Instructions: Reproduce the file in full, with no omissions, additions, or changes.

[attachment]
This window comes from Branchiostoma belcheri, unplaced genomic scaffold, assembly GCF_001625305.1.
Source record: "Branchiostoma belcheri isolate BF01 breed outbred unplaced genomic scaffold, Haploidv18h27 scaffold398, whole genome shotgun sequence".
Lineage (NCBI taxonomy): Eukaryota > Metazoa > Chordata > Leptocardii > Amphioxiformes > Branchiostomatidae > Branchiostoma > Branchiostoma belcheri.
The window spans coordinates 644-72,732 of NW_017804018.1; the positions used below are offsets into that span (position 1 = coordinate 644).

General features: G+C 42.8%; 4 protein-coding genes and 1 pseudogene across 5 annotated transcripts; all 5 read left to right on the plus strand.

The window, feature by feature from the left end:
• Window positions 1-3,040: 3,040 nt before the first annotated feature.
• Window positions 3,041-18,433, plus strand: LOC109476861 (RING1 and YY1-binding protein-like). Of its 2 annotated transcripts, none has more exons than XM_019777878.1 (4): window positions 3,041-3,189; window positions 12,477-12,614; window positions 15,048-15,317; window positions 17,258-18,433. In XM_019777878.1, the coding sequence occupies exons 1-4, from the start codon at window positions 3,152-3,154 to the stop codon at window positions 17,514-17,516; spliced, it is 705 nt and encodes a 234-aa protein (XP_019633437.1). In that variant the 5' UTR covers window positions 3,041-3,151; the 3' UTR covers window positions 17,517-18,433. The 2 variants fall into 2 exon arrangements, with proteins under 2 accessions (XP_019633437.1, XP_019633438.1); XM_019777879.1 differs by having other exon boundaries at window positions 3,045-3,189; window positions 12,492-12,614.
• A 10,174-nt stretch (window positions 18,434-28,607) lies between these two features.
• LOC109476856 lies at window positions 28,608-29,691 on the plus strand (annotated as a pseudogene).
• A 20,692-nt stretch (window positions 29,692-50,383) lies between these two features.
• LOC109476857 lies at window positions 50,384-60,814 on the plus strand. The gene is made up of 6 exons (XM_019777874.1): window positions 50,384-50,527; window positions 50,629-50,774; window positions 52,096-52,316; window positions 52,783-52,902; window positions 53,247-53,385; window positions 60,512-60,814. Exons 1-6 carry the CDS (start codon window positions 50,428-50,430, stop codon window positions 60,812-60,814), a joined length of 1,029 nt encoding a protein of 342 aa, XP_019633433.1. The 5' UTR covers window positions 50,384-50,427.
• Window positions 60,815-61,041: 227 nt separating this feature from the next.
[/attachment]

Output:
This window comes from Branchiostoma belcheri, unplaced genomic scaffold, assembly GCF_001625305.1.
Source record: "Branchiostoma belcheri isolate BF01 breed outbred unplaced genomic scaffold, Haploidv18h27 scaffold398, whole genome shotgun sequence".
Lineage (NCBI taxonomy): Eukaryota > Metazoa > Chordata > Leptocardii > Amphioxiformes > Branchiostomatidae > Branchiostoma > Branchiostoma belcheri.
The window spans coordinates 644-72,732 of NW_017804018.1; the positions used below are offsets into that span (position 1 = coordinate 644).

General features: G+C 42.8%; 4 protein-coding genes and 1 pseudogene across 5 annotated transcripts; all 5 read left to right on the plus strand.

The window, feature by feature from the left end:
• Window positions 1-3,040: 3,040 nt before the first annotated feature.
• Window positions 3,041-18,433, plus strand: LOC109476861 (RING1 and YY1-binding protein-like). Of its 2 annotated transcripts, none has more exons than XM_019777878.1 (4): window positions 3,041-3,189; window positions 12,477-12,614; window positions 15,048-15,317; window positions 17,258-18,433. In XM_019777878.1, the coding sequence occupies exons 1-4, from the start codon at window positions 3,152-3,154 to the stop codon at window positions 17,514-17,516; spliced, it is 705 nt and encodes a 234-aa protein (XP_019633437.1). In that variant the 5' UTR covers window positions 3,041-3,151; the 3' UTR covers window positions 17,517-18,433. The 2 variants fall into 2 exon arrangements, with proteins under 2 accessions (XP_019633437.1, XP_019633438.1); XM_019777879.1 differs by having other exon boundaries at window positions 3,045-3,189; window positions 12,492-12,614.
• A 10,174-nt stretch (window positions 18,434-28,607) lies between these two features.
• LOC109476856 lies at window positions 28,608-29,691 on the plus strand (annotated as a pseudogene).
• A 20,692-nt stretch (window positions 29,692-50,383) lies between these two features.
• LOC109476857 lies at window positions 50,384-60,814 on the plus strand. The gene is made up of 6 exons (XM_019777874.1): window positions 50,384-50,527; window positions 50,629-50,774; window positions 52,096-52,316; window positions 52,783-52,902; window positions 53,247-53,385; window positions 60,512-60,814. Exons 1-6 carry the CDS (start codon window positions 50,428-50,430, stop codon window positions 60,812-60,814), a joined length of 1,029 nt encoding a protein of 342 aa, XP_019633433.1. The 5' UTR covers window positions 50,384-50,427.
• Window positions 60,815-61,041: 227 nt separating this feature from the next.